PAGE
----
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quinna of South America, and is often sold in the shops, under
Triloba, . This is a beautiful bush, between a shrub and a tree. Some of them grow thirty feet high, and are three or four inches in diameter. Its trunk is straight and smooth, its leaves are long, and they are shaped like those of the tobacco plant. Their color is a bright green. Before ripe, its fruit resembles in appearance, that of the date of Austral Asia. This resemblance exists too, in its shape, size and color. The fruit grows in bunches of three, four and five in number, and sometimes, they are twelve inches long and are three inches in diameter. Its flower is trumpet shaped and is of a pale red color. Its blossoms appear about the same time, with those of the dog-wood and the red-bud. The pawpaw grows all along the Ohio, and its tributary waters, in the richest soils. For the size of the tree, it bears the largest fruit of any plant in our own forests. The seeds of the pawpaw are of a dull-brown color, they are flat, and of a large size. When ripe, its fruit furnishes the opossum with a delicious food. The squirrel prefers it, when nearly ripe. When fully ripe, the fruit is yellow, and resembles the custard in taste and aspect.
Thus far, we have followed the season in its advances, as to time, but having mentioned one trumpet-shaped flower we willingly refer to others which bear similar shaped blossoms. Of these, there are ten or fifteen species. The largest one, THE CREEPER has a stem several inches in diameter. It is a vine, ascending our loftiest trees, to the tops of their highest boughs. Itis already extensively domesticated. This creeper and crafty politician can climb up the side of any house, and cover the whole roof, with its vines, leaves and bunches of blossoms. These vines have flowers, several inches in length, trumpet-shaped,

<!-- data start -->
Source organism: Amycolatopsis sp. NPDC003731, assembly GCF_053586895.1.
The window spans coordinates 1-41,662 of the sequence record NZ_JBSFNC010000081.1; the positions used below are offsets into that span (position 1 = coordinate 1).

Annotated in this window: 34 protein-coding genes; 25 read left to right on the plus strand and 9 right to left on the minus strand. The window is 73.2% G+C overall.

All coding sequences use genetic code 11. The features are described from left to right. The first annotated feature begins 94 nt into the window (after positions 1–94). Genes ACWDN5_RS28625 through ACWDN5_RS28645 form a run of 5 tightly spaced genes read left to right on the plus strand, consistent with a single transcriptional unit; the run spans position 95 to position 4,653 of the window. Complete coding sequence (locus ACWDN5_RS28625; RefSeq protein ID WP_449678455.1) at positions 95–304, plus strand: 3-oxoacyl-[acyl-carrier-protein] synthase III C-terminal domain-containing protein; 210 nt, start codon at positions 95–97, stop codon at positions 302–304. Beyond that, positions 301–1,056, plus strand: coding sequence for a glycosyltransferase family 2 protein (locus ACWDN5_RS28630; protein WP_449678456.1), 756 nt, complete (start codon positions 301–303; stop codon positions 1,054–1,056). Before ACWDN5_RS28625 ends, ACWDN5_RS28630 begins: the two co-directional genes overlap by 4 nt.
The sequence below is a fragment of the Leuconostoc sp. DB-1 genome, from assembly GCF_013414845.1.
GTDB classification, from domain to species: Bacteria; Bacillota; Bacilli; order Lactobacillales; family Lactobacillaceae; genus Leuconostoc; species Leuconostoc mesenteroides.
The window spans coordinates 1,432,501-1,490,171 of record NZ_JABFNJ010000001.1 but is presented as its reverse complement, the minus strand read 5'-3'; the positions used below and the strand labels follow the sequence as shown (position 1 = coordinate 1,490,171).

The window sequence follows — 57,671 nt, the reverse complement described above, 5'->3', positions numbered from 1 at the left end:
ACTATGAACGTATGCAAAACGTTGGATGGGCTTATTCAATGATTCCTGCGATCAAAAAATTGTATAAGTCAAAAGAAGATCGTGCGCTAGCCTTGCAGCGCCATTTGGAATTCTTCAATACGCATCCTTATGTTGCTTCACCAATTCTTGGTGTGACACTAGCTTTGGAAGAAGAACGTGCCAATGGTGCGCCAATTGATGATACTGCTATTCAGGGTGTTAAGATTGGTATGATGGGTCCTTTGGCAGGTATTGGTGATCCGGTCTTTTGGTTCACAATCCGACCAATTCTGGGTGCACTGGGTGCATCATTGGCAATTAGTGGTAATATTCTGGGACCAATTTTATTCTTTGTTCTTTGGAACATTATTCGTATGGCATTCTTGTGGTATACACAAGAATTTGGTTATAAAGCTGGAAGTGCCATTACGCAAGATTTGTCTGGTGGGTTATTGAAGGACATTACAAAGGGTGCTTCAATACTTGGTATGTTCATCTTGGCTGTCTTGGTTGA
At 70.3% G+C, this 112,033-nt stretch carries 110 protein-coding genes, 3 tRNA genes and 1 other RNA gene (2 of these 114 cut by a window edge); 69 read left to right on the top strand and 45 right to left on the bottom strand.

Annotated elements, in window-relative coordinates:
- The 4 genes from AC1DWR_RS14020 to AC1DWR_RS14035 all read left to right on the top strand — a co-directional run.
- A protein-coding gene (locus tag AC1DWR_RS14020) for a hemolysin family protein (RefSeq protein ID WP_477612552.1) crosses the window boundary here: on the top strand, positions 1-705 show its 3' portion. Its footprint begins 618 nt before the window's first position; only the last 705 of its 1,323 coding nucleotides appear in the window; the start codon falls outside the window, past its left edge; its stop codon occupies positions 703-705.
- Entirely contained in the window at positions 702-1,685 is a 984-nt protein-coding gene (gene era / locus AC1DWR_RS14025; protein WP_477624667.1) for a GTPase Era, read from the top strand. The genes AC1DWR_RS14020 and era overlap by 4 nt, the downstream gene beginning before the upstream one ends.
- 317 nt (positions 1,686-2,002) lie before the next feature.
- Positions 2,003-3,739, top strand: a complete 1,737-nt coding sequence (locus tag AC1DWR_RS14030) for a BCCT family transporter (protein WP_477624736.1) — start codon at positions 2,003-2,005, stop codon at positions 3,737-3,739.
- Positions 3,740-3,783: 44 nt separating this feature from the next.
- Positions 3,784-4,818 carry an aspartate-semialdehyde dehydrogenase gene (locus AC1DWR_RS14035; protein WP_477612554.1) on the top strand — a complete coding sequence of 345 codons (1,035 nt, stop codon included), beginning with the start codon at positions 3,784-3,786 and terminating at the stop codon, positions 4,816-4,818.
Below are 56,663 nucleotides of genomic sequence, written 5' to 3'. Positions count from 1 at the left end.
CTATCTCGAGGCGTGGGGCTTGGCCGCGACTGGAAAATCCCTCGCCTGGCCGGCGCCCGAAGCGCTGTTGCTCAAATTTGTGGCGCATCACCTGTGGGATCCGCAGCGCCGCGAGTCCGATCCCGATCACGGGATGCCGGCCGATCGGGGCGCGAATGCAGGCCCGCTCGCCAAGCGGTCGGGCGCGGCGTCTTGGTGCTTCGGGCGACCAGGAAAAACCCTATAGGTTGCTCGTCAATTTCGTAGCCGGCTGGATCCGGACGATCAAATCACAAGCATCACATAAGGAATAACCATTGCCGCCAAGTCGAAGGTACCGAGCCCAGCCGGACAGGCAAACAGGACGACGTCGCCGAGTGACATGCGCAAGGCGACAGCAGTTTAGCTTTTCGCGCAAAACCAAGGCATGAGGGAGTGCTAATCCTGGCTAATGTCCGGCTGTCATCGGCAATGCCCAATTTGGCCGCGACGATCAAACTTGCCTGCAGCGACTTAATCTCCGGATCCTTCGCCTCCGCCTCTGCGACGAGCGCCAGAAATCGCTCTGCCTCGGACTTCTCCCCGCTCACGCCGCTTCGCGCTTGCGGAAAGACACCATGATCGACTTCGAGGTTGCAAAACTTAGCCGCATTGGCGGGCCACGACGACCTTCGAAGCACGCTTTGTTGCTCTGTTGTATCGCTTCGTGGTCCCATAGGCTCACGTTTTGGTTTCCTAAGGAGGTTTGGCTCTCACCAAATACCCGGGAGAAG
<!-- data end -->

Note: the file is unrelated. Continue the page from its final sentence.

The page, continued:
of a beautiful red color. When the flower falls off, a pod, (siliqua) appears on the vine, instead, which grows several. inches in length. The seeds are all winged, very light and are easily transported by the winds, to a great distance. These plants, will soon cease to be wild, where our cattle can get at the vine, which they are fond of eating, at least its bark, which being destroyed, the vine dies. ..
There are other trumpet-flowers, of a white color, as large'as the one which we have described. These are all about to disappear from the same cause with the red flowered one. .
We have less ambitious trumpet'flowers; than these of every color, tint and shade the red, the white, the blue, the green, the yellow and of every intervening shade of color. The vines of the latter. are some of them longer, others shorter, running along upon the ground, or ascending any little eminence, where they can show themselves and breathe a purer air. These flowers are indeed very beautiful. Besides, these, we have two species of honey suckle, which climb the highest trees of our forests, in our bottoms, and show an abundance of flowers.
But, we have a rose, a multiflora, growing in our richest, moist lands, which ascends the very highest tree, it can find, in all the woods, to the very topmost bough of a tree. It blooms for months together, hanging in festoons, from branch to branch, and even, from tree top to tree top, clothed with its gorgeous bunches of roses. Its aspect regales the eye, the bees that hover among its blossoms, charm the ear with their humming noise, while its odors fill all the air, with their delicious perfumery. This rose is domesticated. How many other wild roses we have, besides many sweet briars, we cannot say, but we know, that we have many growing in every sort of soil, and accommodating themselves to each, in size, color, and aspect. But, for the present, enough of these ambitious flowers, that boldly challenge our observation, and compel us, to notice them, and celebrate their praises.
We have three species of LILY. They first appear in July and August. The largest one, is red, its stem rises from three to five feet, in height and throws out, from five, to twenty blos